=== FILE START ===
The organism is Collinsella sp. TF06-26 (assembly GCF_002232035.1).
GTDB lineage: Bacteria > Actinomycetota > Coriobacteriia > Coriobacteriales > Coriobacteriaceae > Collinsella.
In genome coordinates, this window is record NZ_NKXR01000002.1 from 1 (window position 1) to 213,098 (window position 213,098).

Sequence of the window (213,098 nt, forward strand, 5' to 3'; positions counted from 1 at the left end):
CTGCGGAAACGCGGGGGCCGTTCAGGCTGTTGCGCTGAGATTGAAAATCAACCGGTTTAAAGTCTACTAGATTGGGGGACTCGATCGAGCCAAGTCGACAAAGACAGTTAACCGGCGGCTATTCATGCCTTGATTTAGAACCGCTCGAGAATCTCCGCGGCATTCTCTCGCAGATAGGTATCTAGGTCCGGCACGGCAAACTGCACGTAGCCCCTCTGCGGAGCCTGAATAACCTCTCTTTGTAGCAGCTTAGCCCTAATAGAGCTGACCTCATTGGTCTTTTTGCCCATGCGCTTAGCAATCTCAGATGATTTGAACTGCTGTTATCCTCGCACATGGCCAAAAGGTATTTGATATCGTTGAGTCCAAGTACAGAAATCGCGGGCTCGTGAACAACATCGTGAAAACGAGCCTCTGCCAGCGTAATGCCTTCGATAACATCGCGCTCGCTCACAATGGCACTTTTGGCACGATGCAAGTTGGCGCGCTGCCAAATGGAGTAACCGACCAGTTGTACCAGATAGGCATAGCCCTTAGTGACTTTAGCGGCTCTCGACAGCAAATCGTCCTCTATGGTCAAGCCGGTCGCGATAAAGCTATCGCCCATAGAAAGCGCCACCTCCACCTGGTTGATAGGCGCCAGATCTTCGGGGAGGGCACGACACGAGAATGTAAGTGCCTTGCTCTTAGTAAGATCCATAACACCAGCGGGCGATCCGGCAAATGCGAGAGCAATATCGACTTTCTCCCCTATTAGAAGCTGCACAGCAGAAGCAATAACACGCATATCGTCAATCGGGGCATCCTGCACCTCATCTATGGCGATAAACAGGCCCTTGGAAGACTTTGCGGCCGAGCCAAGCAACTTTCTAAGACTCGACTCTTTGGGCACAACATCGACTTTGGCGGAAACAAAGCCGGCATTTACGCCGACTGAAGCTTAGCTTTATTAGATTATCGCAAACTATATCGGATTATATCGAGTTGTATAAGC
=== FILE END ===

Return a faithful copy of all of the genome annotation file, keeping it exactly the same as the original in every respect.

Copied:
The organism is Collinsella sp. TF06-26 (assembly GCF_002232035.1).
GTDB lineage: Bacteria > Actinomycetota > Coriobacteriia > Coriobacteriales > Coriobacteriaceae > Collinsella.
In genome coordinates, this window is record NZ_NKXR01000002.1 from 1 (window position 1) to 213,098 (window position 213,098).

Sequence of the window (213,098 nt, forward strand, 5' to 3'; positions counted from 1 at the left end):
CTGCGGAAACGCGGGGGCCGTTCAGGCTGTTGCGCTGAGATTGAAAATCAACCGGTTTAAAGTCTACTAGATTGGGGGACTCGATCGAGCCAAGTCGACAAAGACAGTTAACCGGCGGCTATTCATGCCTTGATTTAGAACCGCTCGAGAATCTCCGCGGCATTCTCTCGCAGATAGGTATCTAGGTCCGGCACGGCAAACTGCACGTAGCCCCTCTGCGGAGCCTGAATAACCTCTCTTTGTAGCAGCTTAGCCCTAATAGAGCTGACCTCATTGGTCTTTTTGCCCATGCGCTTAGCAATCTCAGATGATTTGAACTGCTGTTATCCTCGCACATGGCCAAAAGGTATTTGATATCGTTGAGTCCAAGTACAGAAATCGCGGGCTCGTGAACAACATCGTGAAAACGAGCCTCTGCCAGCGTAATGCCTTCGATAACATCGCGCTCGCTCACAATGGCACTTTTGGCACGATGCAAGTTGGCGCGCTGCCAAATGGAGTAACCGACCAGTTGTACCAGATAGGCATAGCCCTTAGTGACTTTAGCGGCTCTCGACAGCAAATCGTCCTCTATGGTCAAGCCGGTCGCGATAAAGCTATCGCCCATAGAAAGCGCCACCTCCACCTGGTTGATAGGCGCCAGATCTTCGGGGAGGGCACGACACGAGAATGTAAGTGCCTTGCTCTTAGTAAGATCCATAACACCAGCGGGCGATCCGGCAAATGCGAGAGCAATATCGACTTTCTCCCCTATTAGAAGCTGCACAGCAGAAGCAATAACACGCATATCGTCAATCGGGGCATCCTGCACCTCATCTATGGCGATAAACAGGCCCTTGGAAGACTTTGCGGCCGAGCCAAGCAACTTTCTAAGACTCGACTCTTTGGGCACAACATCGACTTTGGCGGAAACAAAGCCGGCATTTACGCCGACTGAAGCTTAGCTTTATTAGATTATCGCAAACTATATCGGATTATATCGAGTTGTATAAGC